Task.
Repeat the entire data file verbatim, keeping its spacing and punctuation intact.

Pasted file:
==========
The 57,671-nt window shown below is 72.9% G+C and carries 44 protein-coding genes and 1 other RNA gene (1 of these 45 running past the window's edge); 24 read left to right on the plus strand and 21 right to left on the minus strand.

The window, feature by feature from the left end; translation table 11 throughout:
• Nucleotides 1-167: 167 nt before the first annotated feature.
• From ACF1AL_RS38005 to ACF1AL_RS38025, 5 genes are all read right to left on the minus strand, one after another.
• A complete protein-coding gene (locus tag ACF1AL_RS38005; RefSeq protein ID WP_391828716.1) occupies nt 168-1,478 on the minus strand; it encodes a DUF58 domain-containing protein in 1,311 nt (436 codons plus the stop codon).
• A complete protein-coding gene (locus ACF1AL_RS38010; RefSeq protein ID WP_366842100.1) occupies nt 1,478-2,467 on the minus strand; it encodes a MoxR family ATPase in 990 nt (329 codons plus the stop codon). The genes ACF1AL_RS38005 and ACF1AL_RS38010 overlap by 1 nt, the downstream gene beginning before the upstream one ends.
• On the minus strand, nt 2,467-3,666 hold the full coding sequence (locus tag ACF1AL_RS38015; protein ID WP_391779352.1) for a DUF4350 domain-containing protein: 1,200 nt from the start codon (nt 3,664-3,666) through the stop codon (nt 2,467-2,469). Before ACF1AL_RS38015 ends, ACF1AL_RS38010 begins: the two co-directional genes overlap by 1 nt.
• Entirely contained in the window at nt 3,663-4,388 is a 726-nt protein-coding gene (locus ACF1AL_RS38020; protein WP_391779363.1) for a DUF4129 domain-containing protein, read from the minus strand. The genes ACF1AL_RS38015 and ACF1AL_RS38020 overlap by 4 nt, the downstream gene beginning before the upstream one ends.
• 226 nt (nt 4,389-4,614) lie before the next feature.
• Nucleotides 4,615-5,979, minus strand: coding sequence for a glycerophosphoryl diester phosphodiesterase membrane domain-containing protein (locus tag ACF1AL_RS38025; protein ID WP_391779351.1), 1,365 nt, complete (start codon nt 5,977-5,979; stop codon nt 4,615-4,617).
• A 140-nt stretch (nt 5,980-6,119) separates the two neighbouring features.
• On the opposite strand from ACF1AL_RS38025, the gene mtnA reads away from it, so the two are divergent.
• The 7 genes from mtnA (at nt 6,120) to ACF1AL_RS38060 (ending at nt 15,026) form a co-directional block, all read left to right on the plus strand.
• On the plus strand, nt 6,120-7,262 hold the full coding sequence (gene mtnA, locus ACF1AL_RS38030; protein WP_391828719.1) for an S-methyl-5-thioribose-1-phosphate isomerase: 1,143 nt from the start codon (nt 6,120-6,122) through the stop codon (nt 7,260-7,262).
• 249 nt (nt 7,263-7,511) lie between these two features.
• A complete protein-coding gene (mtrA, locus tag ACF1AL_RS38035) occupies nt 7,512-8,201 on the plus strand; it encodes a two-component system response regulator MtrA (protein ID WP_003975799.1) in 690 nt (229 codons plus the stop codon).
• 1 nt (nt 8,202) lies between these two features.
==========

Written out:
The 57,671-nt window shown below is 72.9% G+C and carries 44 protein-coding genes and 1 other RNA gene (1 of these 45 running past the window's edge); 24 read left to right on the plus strand and 21 right to left on the minus strand.

The window, feature by feature from the left end; translation table 11 throughout:
• Nucleotides 1-167: 167 nt before the first annotated feature.
• From ACF1AL_RS38005 to ACF1AL_RS38025, 5 genes are all read right to left on the minus strand, one after another.
• A complete protein-coding gene (locus tag ACF1AL_RS38005; RefSeq protein ID WP_391828716.1) occupies nt 168-1,478 on the minus strand; it encodes a DUF58 domain-containing protein in 1,311 nt (436 codons plus the stop codon).
• A complete protein-coding gene (locus ACF1AL_RS38010; RefSeq protein ID WP_366842100.1) occupies nt 1,478-2,467 on the minus strand; it encodes a MoxR family ATPase in 990 nt (329 codons plus the stop codon). The genes ACF1AL_RS38005 and ACF1AL_RS38010 overlap by 1 nt, the downstream gene beginning before the upstream one ends.
• On the minus strand, nt 2,467-3,666 hold the full coding sequence (locus tag ACF1AL_RS38015; protein ID WP_391779352.1) for a DUF4350 domain-containing protein: 1,200 nt from the start codon (nt 3,664-3,666) through the stop codon (nt 2,467-2,469). Before ACF1AL_RS38015 ends, ACF1AL_RS38010 begins: the two co-directional genes overlap by 1 nt.
• Entirely contained in the window at nt 3,663-4,388 is a 726-nt protein-coding gene (locus ACF1AL_RS38020; protein WP_391779363.1) for a DUF4129 domain-containing protein, read from the minus strand. The genes ACF1AL_RS38015 and ACF1AL_RS38020 overlap by 4 nt, the downstream gene beginning before the upstream one ends.
• 226 nt (nt 4,389-4,614) lie before the next feature.
• Nucleotides 4,615-5,979, minus strand: coding sequence for a glycerophosphoryl diester phosphodiesterase membrane domain-containing protein (locus tag ACF1AL_RS38025; protein ID WP_391779351.1), 1,365 nt, complete (start codon nt 5,977-5,979; stop codon nt 4,615-4,617).
• A 140-nt stretch (nt 5,980-6,119) separates the two neighbouring features.
• On the opposite strand from ACF1AL_RS38025, the gene mtnA reads away from it, so the two are divergent.
• The 7 genes from mtnA (at nt 6,120) to ACF1AL_RS38060 (ending at nt 15,026) form a co-directional block, all read left to right on the plus strand.
• On the plus strand, nt 6,120-7,262 hold the full coding sequence (gene mtnA, locus ACF1AL_RS38030; protein WP_391828719.1) for an S-methyl-5-thioribose-1-phosphate isomerase: 1,143 nt from the start codon (nt 6,120-6,122) through the stop codon (nt 7,260-7,262).
• 249 nt (nt 7,263-7,511) lie between these two features.
• A complete protein-coding gene (mtrA, locus tag ACF1AL_RS38035) occupies nt 7,512-8,201 on the plus strand; it encodes a two-component system response regulator MtrA (protein ID WP_003975799.1) in 690 nt (229 codons plus the stop codon).
• 1 nt (nt 8,202) lies between these two features.